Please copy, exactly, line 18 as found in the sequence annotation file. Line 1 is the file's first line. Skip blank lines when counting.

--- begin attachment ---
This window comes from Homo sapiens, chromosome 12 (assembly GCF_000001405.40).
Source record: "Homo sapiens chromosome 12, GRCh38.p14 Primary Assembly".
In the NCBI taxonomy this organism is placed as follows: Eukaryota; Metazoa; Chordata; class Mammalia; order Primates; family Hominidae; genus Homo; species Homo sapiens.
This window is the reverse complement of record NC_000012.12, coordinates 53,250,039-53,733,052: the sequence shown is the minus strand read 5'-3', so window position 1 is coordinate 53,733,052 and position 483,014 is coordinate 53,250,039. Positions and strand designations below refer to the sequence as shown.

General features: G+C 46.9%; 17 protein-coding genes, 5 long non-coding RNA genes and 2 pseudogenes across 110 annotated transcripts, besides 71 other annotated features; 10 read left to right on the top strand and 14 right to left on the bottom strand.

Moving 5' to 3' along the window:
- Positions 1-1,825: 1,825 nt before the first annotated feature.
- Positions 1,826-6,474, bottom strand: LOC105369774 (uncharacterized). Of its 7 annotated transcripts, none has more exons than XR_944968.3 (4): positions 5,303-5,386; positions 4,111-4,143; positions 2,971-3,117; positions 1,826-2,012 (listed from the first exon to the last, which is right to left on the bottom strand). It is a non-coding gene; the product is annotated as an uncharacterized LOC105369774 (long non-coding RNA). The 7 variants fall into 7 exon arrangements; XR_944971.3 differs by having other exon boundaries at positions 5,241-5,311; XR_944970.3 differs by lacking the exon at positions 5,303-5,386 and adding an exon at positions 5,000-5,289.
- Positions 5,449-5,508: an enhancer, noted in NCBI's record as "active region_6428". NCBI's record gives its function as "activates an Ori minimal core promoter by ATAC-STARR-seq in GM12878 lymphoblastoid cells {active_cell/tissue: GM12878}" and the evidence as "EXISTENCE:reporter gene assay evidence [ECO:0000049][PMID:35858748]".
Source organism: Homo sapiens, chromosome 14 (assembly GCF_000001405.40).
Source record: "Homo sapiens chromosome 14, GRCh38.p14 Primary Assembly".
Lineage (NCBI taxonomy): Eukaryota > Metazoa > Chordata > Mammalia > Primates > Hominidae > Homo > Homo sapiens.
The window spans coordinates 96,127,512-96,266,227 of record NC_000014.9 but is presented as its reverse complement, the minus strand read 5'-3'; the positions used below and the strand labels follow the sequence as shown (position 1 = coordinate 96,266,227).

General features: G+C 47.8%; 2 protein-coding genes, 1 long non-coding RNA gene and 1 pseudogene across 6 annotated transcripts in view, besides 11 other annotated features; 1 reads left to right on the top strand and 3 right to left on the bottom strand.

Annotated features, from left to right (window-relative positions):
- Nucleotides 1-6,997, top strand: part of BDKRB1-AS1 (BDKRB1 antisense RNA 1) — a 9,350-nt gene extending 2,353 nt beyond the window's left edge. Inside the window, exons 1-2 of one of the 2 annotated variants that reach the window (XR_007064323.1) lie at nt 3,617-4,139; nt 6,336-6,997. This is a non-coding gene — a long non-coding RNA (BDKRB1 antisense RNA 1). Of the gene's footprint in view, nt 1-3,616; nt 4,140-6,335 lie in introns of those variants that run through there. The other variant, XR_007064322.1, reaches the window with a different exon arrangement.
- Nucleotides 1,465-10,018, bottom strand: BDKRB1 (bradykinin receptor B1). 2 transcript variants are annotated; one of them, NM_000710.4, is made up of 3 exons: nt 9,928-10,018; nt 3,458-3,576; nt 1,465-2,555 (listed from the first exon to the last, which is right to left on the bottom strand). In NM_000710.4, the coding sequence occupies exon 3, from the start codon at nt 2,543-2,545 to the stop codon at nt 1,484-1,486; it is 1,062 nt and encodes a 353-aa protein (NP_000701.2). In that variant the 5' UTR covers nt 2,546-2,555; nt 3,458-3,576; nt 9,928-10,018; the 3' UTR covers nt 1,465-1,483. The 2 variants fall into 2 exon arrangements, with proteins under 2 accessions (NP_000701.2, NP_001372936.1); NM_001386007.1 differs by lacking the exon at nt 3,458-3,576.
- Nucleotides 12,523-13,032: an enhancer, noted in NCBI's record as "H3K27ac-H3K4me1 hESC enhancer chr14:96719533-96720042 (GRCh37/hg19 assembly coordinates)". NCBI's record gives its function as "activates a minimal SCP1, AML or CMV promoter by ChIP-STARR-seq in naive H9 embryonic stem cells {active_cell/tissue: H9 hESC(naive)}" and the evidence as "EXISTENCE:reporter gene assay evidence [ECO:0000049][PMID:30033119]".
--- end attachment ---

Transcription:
- Nucleotides 12,523-13,032: an enhancer, noted in NCBI's record as "H3K27ac-H3K4me1 hESC enhancer chr14:96719533-96720042 (GRCh37/hg19 assembly coordinates)". NCBI's record gives its function as "activates a minimal SCP1, AML or CMV promoter by ChIP-STARR-seq in naive H9 embryonic stem cells {active_cell/tissue: H9 hESC(naive)}" and the evidence as "EXISTENCE:reporter gene assay evidence [ECO:0000049][PMID:30033119]".